Jason Hautala RN
Thanks for the comments:
Josh: While I agree Jeremy Bentham could have made a better pain scale, the fact of the matter is out of the 7 aspects of pain that should be addressed, the MINIMUM conditions to address pain is FOUR aspects, namely:
1. Its intensity.
2. Its duration.
3. Its certainty or uncertainty.
4. Its propinquity or remoteness.
It’s a shame that they simplified his work so much to get to the intensity only scale. You mention the scale gives us data that we can use, as it is relative to the patient. I did mention its only possible function as a tool for trending, but giving the patient the option to pick their own number is just setting us up for failure. We should say, if the pain when you got here was a 5, what is it now? Just look for “better” or “worse.” If you give them the ability to pick any number they think they deserve, administrators will use this number as if it were real data … See Lisa’s comment.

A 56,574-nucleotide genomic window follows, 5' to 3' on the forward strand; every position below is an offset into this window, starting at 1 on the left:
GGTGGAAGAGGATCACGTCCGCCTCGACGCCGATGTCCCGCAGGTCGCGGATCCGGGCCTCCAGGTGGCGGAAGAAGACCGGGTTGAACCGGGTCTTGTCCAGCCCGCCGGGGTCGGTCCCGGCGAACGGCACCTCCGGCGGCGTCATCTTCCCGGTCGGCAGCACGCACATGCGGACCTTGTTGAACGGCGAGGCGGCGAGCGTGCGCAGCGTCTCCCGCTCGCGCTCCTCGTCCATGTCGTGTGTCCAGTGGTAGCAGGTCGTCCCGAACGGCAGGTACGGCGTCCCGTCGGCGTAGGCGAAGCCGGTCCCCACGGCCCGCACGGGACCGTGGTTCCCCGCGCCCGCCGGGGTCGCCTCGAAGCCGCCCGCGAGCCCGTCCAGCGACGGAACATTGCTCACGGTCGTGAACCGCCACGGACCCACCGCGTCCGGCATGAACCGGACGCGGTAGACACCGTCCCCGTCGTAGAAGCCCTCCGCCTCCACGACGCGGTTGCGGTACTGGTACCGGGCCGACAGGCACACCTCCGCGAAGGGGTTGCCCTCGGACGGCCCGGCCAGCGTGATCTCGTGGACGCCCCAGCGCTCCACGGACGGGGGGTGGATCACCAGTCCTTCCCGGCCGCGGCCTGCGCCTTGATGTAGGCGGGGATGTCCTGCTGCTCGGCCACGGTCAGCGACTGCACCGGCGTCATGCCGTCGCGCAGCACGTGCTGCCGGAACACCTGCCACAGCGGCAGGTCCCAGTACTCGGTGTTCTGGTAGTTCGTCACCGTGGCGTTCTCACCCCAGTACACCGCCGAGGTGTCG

MARpan8iv: I like part of the description of what each number stands for, but suggesting which medicine they get for each number is just totally wrong, especially if you tell the patient that. May as well hand them a menu and ask them which narcotic they want, just order it by the number. Some pain, no matter how far it exceeds the patient’s ability to cope, is not going to be getting any narcotics. Other pains, while they may not be in too much distress at the moment, will be treated with narcotics, such as a lingering chest pain after the NTG has been given.
If you wanted something to describe the various numbers, I think this chart is more appropriate: http://1.bp.blogspot.com/-NFhkYlTB1sk/T67_-oryqOI/AAAAAAAAAus/mumAyqi2No0/s1600/0painscale.jpg
Lisa: thank you for the post … my thoughts exactly. It is a shame that nurses are getting into trouble because administration thinks that the number is real data and we need to change the number by a statistically significant amount, such as below 5 in your hospital. I have so many people that would be dead if we ever drugged them enough to get them to admit their pain was below a 5.
While it is true some people are stoic and will not show as many noticeable signs of being in pain, I think most nurses are better able to judge how much pain a patient is having better than the patient himself. The question is, how well is the patient tolerating the pain and which treatments can I offer to help him tolerate it better. The number is irrelevant .